A Gartner study revealed that by 2025, data stories are likely to be the most widespread method of consuming analytics, and 75% of data stories will be automatically generated through augmented analytics. 
Experts in the industry opine that while there is no dearth of data in the world today (in fact, by 2025, the amount of data generated globally, on a day-to-day basis, is estimated to reach up to 463 exabytes)  , what most firms continue to struggle with is making sense of this data. And this gap in optimum data consumption has created the need for an easy, scalable consumption model, i.e., data stories.
Many organizations find themselves unable to translate analyses into actionable insights that power informed decision-making. Moreover, businesses are often unable to efficiently leverage the data that they already have at their disposal.
Reports indicate that 55% of all data collected by companies is dark data, i.e., “the information assets organizations collect, process and store during regular business activities, but generally fail to use for other purposes (for example, analytics, business relationships and direct monetizing) . ” This dark data generally includes two kinds of data categories:
• Data that the company knows it has captured but does not know how to use
• Data that companies do not know that they are in possession of
To facilitate the swift and holistic utilization of data, it is important for firms to move from the traditional dashboard setting toward a decision board, i.e., a more dynamic, AI & ML-powered, augmented analytics setup.
Decision boards do not replace dashboards but rather improve on existing setups. They enhance how users interact with data insights and improve ease in the generation of data stories, catered to the needs and KPIs of the end user. Instead of following a laid out, linear path of data analysis comprehension, with decision boards, each user gains access to data points and data stories that are most relevant to their business function. Furthermore, decision boards can also be tailored to cater to the abstractness of questions posed by end users when they look to comprehend data.
With augmented analytics, repetitive tasks such as data preparation, mining data insights, creating an ML model whose accuracy increases over time, and so on, can be automated. This automation frees up analysts and IT teams from manual data and analyses efforts, enabling them to focus on improving data consumption practices across the organization.
Here is an overview of how user experience will transform with the help of augmented analytics:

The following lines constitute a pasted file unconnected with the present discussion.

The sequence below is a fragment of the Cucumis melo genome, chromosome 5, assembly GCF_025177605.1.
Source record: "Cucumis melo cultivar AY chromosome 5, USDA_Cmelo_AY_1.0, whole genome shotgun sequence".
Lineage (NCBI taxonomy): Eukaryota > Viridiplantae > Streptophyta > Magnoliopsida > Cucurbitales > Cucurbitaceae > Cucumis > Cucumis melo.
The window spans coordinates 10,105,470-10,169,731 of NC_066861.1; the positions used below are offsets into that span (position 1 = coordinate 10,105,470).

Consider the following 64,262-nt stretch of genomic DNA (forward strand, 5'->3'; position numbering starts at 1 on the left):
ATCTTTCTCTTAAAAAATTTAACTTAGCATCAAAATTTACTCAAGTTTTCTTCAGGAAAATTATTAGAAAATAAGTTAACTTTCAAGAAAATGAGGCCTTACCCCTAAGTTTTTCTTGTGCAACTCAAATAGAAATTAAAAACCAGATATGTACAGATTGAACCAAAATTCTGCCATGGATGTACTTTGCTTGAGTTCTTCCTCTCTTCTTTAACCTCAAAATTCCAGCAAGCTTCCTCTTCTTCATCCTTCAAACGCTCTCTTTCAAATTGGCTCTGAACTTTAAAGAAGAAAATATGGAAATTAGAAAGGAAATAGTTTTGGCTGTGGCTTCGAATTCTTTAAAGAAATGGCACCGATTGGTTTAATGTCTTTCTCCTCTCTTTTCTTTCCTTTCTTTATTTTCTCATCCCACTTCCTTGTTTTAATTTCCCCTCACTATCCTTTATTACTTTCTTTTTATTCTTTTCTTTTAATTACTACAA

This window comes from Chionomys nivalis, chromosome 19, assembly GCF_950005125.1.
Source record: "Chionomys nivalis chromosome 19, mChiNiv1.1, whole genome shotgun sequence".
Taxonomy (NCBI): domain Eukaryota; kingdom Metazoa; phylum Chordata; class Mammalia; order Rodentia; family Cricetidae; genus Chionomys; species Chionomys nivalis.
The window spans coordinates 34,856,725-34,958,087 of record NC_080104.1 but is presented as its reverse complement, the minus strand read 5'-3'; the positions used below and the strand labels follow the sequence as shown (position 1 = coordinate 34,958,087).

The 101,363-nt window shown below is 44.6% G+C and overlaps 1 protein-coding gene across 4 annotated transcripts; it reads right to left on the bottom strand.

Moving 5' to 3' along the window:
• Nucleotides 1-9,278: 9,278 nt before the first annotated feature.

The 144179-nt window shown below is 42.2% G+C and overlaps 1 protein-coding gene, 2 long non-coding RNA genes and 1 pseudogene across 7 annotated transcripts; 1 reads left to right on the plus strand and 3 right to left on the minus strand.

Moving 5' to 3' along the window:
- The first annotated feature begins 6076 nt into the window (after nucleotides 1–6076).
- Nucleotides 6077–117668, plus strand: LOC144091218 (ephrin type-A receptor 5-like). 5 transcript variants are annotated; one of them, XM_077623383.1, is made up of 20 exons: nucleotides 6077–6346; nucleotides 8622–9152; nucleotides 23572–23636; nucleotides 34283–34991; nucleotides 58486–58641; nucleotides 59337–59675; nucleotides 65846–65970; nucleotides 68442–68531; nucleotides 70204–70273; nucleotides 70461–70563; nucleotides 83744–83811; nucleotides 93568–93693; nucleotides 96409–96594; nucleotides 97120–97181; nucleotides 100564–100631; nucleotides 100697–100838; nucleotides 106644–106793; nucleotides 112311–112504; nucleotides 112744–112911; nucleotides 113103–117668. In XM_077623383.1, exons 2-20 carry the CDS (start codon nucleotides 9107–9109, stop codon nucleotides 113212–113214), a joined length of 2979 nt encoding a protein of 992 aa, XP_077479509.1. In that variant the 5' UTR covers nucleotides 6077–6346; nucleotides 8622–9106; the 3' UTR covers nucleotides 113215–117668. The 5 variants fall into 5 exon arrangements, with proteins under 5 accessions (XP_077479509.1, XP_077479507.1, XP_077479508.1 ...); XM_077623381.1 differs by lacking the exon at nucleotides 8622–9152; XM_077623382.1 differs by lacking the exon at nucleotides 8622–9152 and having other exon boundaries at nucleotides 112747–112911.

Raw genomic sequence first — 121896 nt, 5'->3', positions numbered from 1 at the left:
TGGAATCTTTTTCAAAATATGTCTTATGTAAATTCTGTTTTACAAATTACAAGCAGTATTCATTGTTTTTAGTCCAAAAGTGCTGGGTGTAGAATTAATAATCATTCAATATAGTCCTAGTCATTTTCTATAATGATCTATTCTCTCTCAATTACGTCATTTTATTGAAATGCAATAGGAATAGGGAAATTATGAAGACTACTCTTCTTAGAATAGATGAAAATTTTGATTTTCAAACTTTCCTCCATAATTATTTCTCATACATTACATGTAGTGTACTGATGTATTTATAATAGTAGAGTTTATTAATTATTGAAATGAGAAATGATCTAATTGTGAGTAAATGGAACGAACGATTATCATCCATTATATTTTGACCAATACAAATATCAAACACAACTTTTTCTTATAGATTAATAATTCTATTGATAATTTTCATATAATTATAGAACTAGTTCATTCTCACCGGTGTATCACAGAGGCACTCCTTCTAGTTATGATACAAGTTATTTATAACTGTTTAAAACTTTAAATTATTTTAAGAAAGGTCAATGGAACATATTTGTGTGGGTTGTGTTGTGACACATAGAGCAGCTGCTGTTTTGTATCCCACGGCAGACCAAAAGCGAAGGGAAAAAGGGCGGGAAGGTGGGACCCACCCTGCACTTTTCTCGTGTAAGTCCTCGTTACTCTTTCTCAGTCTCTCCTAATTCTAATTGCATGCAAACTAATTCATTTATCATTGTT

In a nutshell, these changes indicate a marked move away from time spent in exploring and experimenting with data changes by clicking on dashboard channels and trying to understand and discern patterns and trends. Instead, users can directly interact with an AI-powered ML model, with pointed queries pertaining to trends, analysis of a selected scenario or segment.
Additionally, creating a provision for digital assistants and chatbots will only increase ease of access to and comprehension of these data stories.
With this, it becomes easier to mine data stories and share them with executive teams for better decision-making for pivotal operations. This will help improve firms’ agility in responding to market changes, by reducing the time taken by teams to create and present needed reports/data points.
While augmented analytics is expected to be widely adopted by 2022, studies show that only 10% of companies will be able to derive maximum benefits from the same. And while companies must look at adapting the technology wherever possible, this road is not without challenges.
The lack of requisite technological setups, budget constraints, lack of robust data mining and collation setups, sub-par data, employee distrust in change, and the move to automation are likely to hinder optimal augmented analytics adoption.
Companies need to create awareness that increased adoption of automation in augmented analytics does not indicate a reduced need for human resources. On the contrary, even if automation generates data stories for relevant contexts, it is human talent that can best comprehend data and translate it into contextualized, customized insights that improve with every iteration.
Here’s how firms can prepare for the same:
• Consistent analyses of existing tools and analytics setups. By comparing them with latest industry innovations and standards, businesses can consistently ensure that the data stories generated are top-notch and offer improved results as compared to the conventional dashboard.
• Ensuring that learnings are shared across the company. Evangelization, along with accountability, should be the focus, so that practices can be standardized, enabling swift identification of opportunities, deployments of projects, and mitigation of problems.
• To improve user relation with data, companies can also showcase internal success stories of augmented analytics adoption and utilize the same to encourage behavioral change.
While dashboards required a certain level of data literacy among consumers, decision boards are easier to work with as they are customized for end users.
The future is decision boards. To enable the efficient utilization of decision boards, companies must consistently innovate to ensure user experiences are optimized. The more the ease of data consumption in an organization, the more efficient is its analytics adoption.